“Towards the end of the investigation, I received a letter. It said: ‘You have come to the door of power. If you try to enter through that door, we do not know what may happen.’
I pushed that door ajar and saw what was inside,” Felice Casson says. Thus the famous Italian prosecutor first uncovered the illegal armed network, Gladio.
He stresses that a prosecutor or a judge cannot enter and go it alone. Having served as an example for many prosecutors in other European countries with his historic investigation in Italy, Casson asserts that powerful political support is a must for the success of any fight against illegal networks such as Gladio or Ergenekon. “A parliamentary commission equipped with special powers should be set up. Prosecutors can go up to a point. But this commission can go wherever it wishes if the government is determined,” he says.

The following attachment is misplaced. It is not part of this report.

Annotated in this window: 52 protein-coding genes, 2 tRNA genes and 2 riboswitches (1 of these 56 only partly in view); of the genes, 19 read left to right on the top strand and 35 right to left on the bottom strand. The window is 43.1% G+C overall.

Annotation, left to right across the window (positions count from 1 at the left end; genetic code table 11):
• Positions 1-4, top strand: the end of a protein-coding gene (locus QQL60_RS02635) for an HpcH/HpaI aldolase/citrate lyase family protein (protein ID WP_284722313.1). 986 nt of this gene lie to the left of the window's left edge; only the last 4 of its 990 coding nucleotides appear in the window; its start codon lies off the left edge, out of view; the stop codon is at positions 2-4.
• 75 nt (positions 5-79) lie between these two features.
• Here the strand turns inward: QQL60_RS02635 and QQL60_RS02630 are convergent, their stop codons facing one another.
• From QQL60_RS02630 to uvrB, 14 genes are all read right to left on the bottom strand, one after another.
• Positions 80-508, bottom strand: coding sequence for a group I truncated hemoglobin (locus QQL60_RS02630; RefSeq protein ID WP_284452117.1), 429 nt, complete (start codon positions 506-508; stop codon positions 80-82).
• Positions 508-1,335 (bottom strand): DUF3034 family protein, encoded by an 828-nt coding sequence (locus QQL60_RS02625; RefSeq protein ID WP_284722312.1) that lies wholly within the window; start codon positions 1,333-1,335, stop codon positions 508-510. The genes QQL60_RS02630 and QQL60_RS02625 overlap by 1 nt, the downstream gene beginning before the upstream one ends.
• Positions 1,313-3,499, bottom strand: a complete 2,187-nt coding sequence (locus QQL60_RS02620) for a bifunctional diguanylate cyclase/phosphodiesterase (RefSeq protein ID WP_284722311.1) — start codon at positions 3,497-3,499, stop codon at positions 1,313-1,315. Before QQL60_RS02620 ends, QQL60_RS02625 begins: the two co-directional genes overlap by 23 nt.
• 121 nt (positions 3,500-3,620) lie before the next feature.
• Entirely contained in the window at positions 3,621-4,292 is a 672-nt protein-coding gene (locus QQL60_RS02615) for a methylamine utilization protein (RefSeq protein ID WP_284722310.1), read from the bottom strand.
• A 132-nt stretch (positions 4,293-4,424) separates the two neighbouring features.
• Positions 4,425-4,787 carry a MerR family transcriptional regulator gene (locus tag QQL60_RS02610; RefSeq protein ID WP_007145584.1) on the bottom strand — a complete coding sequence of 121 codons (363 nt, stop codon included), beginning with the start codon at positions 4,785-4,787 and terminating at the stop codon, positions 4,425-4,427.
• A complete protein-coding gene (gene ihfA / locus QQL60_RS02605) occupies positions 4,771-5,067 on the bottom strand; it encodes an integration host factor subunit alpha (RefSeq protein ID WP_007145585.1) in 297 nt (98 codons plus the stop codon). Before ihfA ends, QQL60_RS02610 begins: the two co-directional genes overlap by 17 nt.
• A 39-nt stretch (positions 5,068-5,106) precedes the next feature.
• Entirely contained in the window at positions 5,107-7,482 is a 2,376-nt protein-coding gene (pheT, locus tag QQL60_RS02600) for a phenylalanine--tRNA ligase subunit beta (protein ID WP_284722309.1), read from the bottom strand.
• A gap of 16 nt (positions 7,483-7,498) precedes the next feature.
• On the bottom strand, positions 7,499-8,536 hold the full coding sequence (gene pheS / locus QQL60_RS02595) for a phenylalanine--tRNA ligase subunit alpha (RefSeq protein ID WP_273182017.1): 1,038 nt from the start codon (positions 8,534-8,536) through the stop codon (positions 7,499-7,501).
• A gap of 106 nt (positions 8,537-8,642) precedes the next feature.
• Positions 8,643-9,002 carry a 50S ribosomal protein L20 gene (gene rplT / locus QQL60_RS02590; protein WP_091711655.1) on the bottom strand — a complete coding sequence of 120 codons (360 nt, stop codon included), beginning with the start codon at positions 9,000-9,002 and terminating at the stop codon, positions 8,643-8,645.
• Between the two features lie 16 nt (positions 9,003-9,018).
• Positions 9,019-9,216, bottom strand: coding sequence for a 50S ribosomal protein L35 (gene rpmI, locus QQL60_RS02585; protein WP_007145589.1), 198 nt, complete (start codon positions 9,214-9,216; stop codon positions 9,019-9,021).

The prosecutor is now a member of the Italian Senate, but without the support of then-Prime Minister Giulio Andreotti, he could not have overcome all the difficulties he faced during the Gladio investigation, including vociferous opposition from the president. In his office in the Senate in Rome, the Italian politician spoke to Today’s Zaman about his experiences and the difficulties in his quest to fight Gladio.
For the prosecutor, networks such as Gladio and Ergenekon are only pawns. There are many other illegal networks apart from Gladio in Italy. There is a “power” above that manages all of them, and nobody knows much about this power. Depending on circumstances that change with time, some organizations may be used and wound up, but the “power at the top” continues to assert itself using different means. The prosecutor was even able to jail some generals at the end of the investigation, but wasn’t able to touch the whole of the network.